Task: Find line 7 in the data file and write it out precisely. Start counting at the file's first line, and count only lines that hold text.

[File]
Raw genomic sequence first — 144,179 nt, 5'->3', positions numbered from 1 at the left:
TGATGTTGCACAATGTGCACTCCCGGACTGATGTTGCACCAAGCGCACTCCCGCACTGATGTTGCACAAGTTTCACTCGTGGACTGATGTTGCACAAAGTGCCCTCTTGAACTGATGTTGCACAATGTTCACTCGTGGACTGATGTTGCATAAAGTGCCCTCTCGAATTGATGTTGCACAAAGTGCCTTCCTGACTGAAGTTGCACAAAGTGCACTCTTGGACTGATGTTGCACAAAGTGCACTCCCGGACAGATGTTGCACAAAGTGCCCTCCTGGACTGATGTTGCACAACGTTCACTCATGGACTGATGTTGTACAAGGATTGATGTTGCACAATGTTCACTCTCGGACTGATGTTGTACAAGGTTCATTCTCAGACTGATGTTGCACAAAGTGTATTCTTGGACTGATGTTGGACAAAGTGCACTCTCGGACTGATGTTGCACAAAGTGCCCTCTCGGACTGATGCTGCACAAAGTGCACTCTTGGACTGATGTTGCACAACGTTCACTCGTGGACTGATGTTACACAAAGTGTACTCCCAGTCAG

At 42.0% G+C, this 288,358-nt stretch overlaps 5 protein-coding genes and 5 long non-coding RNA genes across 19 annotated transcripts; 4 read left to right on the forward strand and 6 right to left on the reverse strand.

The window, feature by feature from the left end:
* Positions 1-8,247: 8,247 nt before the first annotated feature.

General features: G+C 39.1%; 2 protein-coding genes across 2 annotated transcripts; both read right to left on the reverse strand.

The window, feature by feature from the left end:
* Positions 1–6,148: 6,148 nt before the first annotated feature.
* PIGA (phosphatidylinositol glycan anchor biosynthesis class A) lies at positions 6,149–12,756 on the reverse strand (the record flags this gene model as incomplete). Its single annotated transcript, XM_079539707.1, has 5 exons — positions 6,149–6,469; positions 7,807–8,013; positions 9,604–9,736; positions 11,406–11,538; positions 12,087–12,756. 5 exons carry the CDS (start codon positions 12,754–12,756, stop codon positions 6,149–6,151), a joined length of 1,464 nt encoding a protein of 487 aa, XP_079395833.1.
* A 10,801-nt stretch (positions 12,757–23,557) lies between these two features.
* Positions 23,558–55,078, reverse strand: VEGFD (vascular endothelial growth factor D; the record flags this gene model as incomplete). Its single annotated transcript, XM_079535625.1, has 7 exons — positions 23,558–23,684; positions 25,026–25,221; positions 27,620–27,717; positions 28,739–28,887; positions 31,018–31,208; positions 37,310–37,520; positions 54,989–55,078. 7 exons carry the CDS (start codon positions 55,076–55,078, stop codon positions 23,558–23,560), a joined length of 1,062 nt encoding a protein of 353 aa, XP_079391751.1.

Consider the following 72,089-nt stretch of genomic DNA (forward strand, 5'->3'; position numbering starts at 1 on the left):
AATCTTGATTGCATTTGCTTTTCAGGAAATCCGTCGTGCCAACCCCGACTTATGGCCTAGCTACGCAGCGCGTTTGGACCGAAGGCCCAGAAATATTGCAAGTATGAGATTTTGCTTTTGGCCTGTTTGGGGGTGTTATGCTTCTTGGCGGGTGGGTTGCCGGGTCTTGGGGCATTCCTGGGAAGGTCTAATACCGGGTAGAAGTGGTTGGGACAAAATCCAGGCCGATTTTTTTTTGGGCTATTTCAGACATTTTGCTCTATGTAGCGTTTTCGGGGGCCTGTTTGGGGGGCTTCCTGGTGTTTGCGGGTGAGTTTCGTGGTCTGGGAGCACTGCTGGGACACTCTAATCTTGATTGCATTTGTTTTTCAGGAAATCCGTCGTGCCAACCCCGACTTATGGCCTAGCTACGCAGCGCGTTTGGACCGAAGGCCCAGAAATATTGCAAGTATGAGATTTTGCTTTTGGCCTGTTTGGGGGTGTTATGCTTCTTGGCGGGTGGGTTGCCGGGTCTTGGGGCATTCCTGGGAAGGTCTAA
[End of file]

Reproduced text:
The window, feature by feature from the left end: